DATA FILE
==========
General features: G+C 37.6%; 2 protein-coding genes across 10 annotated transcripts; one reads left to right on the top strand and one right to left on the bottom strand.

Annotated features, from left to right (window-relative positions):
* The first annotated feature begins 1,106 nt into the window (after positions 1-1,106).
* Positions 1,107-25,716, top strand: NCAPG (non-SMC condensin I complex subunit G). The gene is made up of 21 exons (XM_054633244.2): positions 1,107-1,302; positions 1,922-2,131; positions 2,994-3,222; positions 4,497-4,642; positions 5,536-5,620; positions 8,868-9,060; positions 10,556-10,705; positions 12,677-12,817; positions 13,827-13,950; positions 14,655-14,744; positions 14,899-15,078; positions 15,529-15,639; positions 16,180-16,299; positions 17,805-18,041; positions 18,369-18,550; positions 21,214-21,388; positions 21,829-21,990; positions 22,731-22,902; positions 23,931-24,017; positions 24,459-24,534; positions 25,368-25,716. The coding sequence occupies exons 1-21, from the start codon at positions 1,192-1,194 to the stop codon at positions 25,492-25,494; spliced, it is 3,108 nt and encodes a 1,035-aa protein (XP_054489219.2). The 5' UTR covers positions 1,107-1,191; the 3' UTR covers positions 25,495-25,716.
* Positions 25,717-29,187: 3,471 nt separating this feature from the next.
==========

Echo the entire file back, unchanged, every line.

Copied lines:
General features: G+C 37.6%; 2 protein-coding genes across 10 annotated transcripts; one reads left to right on the top strand and one right to left on the bottom strand.

Annotated features, from left to right (window-relative positions):
* The first annotated feature begins 1,106 nt into the window (after positions 1-1,106).
* Positions 1,107-25,716, top strand: NCAPG (non-SMC condensin I complex subunit G). The gene is made up of 21 exons (XM_054633244.2): positions 1,107-1,302; positions 1,922-2,131; positions 2,994-3,222; positions 4,497-4,642; positions 5,536-5,620; positions 8,868-9,060; positions 10,556-10,705; positions 12,677-12,817; positions 13,827-13,950; positions 14,655-14,744; positions 14,899-15,078; positions 15,529-15,639; positions 16,180-16,299; positions 17,805-18,041; positions 18,369-18,550; positions 21,214-21,388; positions 21,829-21,990; positions 22,731-22,902; positions 23,931-24,017; positions 24,459-24,534; positions 25,368-25,716. The coding sequence occupies exons 1-21, from the start codon at positions 1,192-1,194 to the stop codon at positions 25,492-25,494; spliced, it is 3,108 nt and encodes a 1,035-aa protein (XP_054489219.2). The 5' UTR covers positions 1,107-1,191; the 3' UTR covers positions 25,495-25,716.
* Positions 25,717-29,187: 3,471 nt separating this feature from the next.